Stocks Finish Mixed After Weak China Growth Data

The S&P 500 and Nasdaq Composite rose Monday, boosted by investor enthusiasm over a busy earnings week that many hope will give clues about how companies are dealing with inflation and supply-chain issues. 

The broad benchmark index ticked up 15.09 points, or 0.3%, to 4486.46, notching its fourth consecutive session of gains. The technology-heavy Nasdaq Composite gained 124.47 points, or 0.8%, to end at 15021.81. The Dow Jones Industrial Average, in contrast, lost 36.15 points, or 0.1%, to finish at 35258.61.

The U.S. stock market has been on a bumpy ride for the past month and a half, dogged by concerns about inflation and slowing growth. Investors have been digesting the possibility that inflationary pressures could last longer than expected as supply-chain bottlenecks and labor shortages continue to flare. Signs of slowing economic growth in the U.S. and abroad also have added to concerns.

A strong start to third-quarter earnings season, however, has alleviated some of the uneasiness among investors in recent days. About 81% of S&P 500 companies that have reported so far have beat earnings-per-share expectations, according to FactSet data through Monday morning.

“Many of the companies we are looking at are citing very strong demand, and we can work with a situation where demand is strong and supply is problematic because eventually we will work through supply problems,” said Christopher Harvey, head of equity strategy at Wells Fargo Securities. “We’re trying to ascertain if we’ve had a peak in supply-chain issues… [and whether] this might be as bad as it gets.”

On Monday, supermarket chain Albertsons reported higher sales, with executives saying consumers are still spending heavily on groceries. The Boise, Idaho-based company is passing on some price increases to customers but said that it is offering cheaper alternatives. Its shares rose 95 cents, or 3.3%, to end at $29.51.

This week, investors will receive earnings results from a range of companies, including Procter & Gamble, Netflix and American Airlines. Strategists and money managers say they will be closely watching to see which companies have a better handle on wide-ranging issues, including supply-chain disruptions and rising energy prices. Investors will also parse new data on the housing market.

Data released Monday by the Federal Reserve showed that U.S. industrial production—a measure of factory, mining and utility output—pulled back in September, falling 1.3% compared with the previous month. Economists surveyed by The Wall Street Journal had expected a 0.2% increase. September’s decline was the sharpest since February. Monday’s report cited supply-chain disruptions in the auto industry and the lingering effects of Hurricane Ida as reasons for the decline.

New data Monday also showed China’s economy grew 4.9% in the third quarter from a year prior, a sharp slowdown from the second quarter’s 7.9%. The deceleration reflected several factors, including a crackdown on the technology, private-education and real-estate sectors; power shortages; and disruptions to the supply chain.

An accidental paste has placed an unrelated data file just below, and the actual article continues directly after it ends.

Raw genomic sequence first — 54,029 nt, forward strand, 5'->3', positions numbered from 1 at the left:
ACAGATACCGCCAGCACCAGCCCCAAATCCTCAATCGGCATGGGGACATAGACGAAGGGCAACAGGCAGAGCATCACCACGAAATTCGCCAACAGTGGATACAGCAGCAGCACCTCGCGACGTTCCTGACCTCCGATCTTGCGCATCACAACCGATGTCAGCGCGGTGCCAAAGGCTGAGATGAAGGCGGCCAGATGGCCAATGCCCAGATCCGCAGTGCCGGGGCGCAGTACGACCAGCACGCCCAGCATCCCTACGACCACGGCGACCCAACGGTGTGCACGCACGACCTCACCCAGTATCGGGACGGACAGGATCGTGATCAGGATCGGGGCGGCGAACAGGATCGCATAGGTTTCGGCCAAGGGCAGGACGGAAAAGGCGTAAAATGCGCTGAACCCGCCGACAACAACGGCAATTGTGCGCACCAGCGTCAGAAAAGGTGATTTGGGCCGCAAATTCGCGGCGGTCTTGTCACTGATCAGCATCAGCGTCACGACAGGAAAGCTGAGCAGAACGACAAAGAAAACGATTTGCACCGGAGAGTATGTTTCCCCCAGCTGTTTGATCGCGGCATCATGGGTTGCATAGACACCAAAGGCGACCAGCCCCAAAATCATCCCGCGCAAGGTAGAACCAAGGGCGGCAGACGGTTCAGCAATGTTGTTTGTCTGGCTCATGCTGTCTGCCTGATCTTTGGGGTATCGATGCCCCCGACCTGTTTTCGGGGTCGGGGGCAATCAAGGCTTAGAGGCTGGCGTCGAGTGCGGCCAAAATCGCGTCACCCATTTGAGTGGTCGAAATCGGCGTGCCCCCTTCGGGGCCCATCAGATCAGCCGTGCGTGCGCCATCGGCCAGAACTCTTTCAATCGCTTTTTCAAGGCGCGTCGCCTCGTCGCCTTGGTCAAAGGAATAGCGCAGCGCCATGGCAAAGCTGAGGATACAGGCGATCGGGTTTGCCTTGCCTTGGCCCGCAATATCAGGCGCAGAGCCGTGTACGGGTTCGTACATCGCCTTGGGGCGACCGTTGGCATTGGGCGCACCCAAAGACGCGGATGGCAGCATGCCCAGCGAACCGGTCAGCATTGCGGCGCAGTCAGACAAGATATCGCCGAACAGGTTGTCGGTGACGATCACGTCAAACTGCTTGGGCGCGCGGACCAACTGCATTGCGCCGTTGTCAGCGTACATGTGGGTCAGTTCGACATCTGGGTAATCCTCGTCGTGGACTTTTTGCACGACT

The weaker growth data are “a reminder that China is expected to lose some of its momentum, but also how these global issues like the energy crisis and supply chain issues will filter through to global growth,” said Edward Park, chief investment officer at U.K. investment firm Brooks Macdonald. “There’s just a bit of rebasing of expectations for China and the rest of the world.” 

In the U.S. market, technology stocks performed well Monday. Tesla, which reports earnings this week, added $27.08, or 3.2%, to finish at $870.11. Facebook gained $10.58, or 3.3%, to close at $335.34. Twitter advanced $2.07, or 3.3%, to $64.84.

Shares of utility companies, in contrast pulled back, with the sector posting the worst performance of the S&P 500’s 11 groups. Consolidated Edison lost $1.58, or 2.1%, to close at $72.89.

Meanwhile, Zillow Group ‘s Class C shares lost $8.97, or about 9.5%, to finish at $86 after the real-estate company said it will stop buying and flipping new houses for the remainder of this year.

In energy markets, Brent crude futures, the benchmark in global oil markets, ticked down 0.6% to $84.33 a barrel. Last week, Brent crude notched its eighth consecutive week of gains—its longest such streak since a 10-week period through April 30, 1999.

Bitcoin, the world’s largest cryptocurrency by market value, gained 3.3% from its 5 p.m. ET level Sunday to trade at $61,445.09 at 5 p.m. ET, according to CoinDesk. The U.S.’s first bitcoin exchange-traded fund is expected to start trading Tuesday. 

A bitcoin mining facility in upstate New York is using electricity from a local hydroelectric plant powered by the Niagara River.

In bond markets, the yield on the 10-year Treasury note ticked up to 1.583% Monday, from 1.574% Friday. Yields rise when prices fall. 

Overseas, the pan-continental Stoxx Europe 600 fell 0.5%.

Major indexes in Asia finished mixed. China’s Shanghai Composite was down 0.1%. Hong Kong’s Hang Seng rose 0.3%. 

Data out Monday showed China’s economy grew 4.9% in the third quarter from a year prior.


—Frances Yoon and Anna Hirtenstein contributed to this article.Write to Caitlin McCabe at and Caitlin Ostroff at 

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